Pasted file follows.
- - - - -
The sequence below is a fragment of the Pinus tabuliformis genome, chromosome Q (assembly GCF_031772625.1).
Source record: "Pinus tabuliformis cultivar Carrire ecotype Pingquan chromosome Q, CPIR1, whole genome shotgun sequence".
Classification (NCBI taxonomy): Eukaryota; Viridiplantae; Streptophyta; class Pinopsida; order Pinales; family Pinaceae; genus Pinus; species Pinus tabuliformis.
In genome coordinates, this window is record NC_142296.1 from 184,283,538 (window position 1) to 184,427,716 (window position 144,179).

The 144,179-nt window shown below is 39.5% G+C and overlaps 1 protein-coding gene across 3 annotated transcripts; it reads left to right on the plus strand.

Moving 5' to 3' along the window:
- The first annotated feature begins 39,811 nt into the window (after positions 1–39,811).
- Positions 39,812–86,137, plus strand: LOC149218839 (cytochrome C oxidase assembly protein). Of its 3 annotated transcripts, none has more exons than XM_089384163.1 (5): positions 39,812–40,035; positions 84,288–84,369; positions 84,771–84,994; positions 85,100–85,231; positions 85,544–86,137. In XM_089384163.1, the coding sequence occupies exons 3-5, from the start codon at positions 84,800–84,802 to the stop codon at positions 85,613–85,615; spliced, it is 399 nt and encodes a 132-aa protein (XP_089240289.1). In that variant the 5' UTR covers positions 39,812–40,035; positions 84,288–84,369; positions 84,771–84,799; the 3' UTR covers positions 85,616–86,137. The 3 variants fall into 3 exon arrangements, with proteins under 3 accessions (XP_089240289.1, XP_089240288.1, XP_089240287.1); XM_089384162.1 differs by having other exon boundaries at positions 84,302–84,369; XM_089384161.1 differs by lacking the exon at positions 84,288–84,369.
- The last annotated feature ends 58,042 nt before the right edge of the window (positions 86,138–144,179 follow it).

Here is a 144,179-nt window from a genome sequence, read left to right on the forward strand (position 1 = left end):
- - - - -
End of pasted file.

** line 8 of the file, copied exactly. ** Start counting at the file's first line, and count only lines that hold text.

- Positions 39,812–86,137, plus strand: LOC149218839 (cytochrome C oxidase assembly protein). Of its 3 annotated transcripts, none has more exons than XM_089384163.1 (5): positions 39,812–40,035; positions 84,288–84,369; positions 84,771–84,994; positions 85,100–85,231; positions 85,544–86,137. In XM_089384163.1, the coding sequence occupies exons 3-5, from the start codon at positions 84,800–84,802 to the stop codon at positions 85,613–85,615; spliced, it is 399 nt and encodes a 132-aa protein (XP_089240289.1). In that variant the 5' UTR covers positions 39,812–40,035; positions 84,288–84,369; positions 84,771–84,799; the 3' UTR covers positions 85,616–86,137. The 3 variants fall into 3 exon arrangements, with proteins under 3 accessions (XP_089240289.1, XP_089240288.1, XP_089240287.1); XM_089384162.1 differs by having other exon boundaries at positions 84,302–84,369; XM_089384161.1 differs by lacking the exon at positions 84,288–84,369.